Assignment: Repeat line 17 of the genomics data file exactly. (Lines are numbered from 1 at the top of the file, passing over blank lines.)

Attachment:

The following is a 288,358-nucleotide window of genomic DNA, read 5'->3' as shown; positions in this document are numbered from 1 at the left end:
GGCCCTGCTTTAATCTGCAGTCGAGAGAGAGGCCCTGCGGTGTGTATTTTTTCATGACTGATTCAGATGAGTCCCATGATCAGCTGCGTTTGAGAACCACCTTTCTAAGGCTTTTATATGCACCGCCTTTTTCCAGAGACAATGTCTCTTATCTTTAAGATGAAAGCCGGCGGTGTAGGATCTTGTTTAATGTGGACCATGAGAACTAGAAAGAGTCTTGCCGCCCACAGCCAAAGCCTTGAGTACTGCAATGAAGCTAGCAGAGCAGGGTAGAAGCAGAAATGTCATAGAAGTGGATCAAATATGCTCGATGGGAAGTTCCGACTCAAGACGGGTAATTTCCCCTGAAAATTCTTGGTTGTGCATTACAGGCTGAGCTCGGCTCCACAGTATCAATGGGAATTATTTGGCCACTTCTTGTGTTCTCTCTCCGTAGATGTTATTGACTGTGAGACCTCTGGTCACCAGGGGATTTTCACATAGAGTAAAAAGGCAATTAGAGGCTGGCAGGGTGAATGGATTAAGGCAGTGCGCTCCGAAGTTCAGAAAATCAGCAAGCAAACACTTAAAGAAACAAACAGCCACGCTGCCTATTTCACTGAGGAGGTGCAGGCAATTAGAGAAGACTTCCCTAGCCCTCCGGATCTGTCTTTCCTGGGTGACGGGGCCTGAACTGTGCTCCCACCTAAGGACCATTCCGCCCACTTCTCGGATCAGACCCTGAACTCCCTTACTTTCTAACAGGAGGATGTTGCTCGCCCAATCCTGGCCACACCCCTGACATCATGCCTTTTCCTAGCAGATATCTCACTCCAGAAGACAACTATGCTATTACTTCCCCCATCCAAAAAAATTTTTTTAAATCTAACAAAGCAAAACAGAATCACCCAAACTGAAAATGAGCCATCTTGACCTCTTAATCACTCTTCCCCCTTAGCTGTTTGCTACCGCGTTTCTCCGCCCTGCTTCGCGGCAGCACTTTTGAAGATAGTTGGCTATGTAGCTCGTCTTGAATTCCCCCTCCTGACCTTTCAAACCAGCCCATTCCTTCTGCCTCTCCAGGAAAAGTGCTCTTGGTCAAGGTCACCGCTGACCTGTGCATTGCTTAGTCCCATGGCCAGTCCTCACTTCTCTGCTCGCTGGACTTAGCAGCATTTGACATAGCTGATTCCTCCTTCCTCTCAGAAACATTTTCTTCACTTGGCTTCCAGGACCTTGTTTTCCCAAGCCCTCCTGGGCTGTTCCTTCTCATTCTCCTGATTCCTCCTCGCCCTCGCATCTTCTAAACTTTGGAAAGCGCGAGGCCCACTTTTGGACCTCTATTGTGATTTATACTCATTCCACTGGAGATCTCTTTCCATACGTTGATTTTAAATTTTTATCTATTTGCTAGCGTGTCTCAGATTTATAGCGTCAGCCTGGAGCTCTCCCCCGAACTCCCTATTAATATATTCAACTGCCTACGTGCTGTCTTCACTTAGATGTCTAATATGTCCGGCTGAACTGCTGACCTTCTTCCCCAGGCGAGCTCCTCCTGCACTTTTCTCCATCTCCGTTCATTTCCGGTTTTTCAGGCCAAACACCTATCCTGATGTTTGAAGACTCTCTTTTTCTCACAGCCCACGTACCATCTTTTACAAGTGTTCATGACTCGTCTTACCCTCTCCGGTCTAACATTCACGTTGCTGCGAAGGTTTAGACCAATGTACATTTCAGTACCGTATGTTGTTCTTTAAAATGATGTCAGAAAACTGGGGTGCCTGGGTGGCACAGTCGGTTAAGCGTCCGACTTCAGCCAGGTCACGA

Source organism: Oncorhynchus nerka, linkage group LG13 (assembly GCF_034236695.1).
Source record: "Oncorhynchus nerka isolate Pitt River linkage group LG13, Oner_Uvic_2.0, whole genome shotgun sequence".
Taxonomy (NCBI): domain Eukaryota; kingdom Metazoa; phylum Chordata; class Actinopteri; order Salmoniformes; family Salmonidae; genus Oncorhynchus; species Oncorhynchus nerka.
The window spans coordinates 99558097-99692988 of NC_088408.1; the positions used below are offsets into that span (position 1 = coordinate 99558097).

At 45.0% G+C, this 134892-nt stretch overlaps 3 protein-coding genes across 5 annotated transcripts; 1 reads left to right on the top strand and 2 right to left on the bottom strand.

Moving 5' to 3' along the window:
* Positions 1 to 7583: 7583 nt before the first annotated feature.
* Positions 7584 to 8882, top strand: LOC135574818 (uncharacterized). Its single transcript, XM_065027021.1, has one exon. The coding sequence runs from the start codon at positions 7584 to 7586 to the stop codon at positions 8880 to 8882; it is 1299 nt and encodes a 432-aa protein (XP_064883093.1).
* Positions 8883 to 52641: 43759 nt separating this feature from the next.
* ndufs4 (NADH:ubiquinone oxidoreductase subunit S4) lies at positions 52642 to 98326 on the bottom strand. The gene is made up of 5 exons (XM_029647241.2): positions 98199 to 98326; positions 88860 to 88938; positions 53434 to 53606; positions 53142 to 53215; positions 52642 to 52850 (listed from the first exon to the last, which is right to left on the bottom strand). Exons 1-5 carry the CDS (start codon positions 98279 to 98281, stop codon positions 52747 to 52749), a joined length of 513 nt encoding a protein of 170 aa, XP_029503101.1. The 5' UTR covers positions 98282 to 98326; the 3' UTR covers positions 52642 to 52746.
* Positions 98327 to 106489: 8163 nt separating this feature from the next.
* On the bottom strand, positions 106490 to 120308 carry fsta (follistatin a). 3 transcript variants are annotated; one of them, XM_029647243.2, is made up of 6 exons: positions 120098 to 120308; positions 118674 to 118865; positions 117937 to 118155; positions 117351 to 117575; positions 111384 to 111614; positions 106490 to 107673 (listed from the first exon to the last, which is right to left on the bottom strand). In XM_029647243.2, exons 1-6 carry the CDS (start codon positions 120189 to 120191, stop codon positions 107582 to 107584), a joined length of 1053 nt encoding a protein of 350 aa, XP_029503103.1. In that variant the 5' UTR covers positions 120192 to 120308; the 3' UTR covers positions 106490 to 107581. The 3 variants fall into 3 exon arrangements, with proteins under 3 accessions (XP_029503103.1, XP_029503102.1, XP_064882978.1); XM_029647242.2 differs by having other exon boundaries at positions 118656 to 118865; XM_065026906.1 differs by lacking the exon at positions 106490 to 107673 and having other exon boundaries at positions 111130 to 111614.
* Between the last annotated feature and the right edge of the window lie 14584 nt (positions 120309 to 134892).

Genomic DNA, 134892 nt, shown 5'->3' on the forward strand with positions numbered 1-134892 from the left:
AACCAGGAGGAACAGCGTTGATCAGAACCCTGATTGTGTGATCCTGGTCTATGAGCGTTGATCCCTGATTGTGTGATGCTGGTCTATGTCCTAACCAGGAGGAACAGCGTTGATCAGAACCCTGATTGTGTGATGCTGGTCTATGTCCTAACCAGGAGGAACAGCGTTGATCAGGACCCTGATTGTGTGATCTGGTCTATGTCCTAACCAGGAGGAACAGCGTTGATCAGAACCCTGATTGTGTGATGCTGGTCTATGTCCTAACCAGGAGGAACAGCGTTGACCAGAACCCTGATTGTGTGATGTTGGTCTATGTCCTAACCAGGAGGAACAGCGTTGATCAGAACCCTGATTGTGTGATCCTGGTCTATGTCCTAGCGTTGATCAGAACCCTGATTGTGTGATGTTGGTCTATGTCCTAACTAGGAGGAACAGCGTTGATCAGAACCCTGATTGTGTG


AACCAGGAGGAACAGCGTTGATCAGAACCCTGATTGTGTGATCCTGGTCTATGAGCGTTGATCCCTGATTGTGTGATGCTGGTCTATGTCCTAACCAGGAGGAACAGCGTTGATCAGAACCCTGATTGTGTGATGCTGGTCTATGTCCTAACCAGGAGGAACAGCGTTGATCAGGACCCTGATTGTGTGATCTGGTCTATGTCCTAACCAGGAGGAACAGCGTTGATCAGAACCCTGATTGTGTGATGCTGGTCTATGTCCTAACCAGGAGGAACAGCGTTGACCAGAACCCTGATTGTGTGATGTTGGTCTATGTCCTAACCAGGAGGAACAGCGTTGATCAGAACCCTGATTGTGTGATCCTGGTCTATGTCCTAGCGTTGATCAGAACCCTGATTGTGTGATGTTGGTCTATGTCCTAACTAGGAGGAACAGCGTTGATCAGAACCCTGATTGTGTG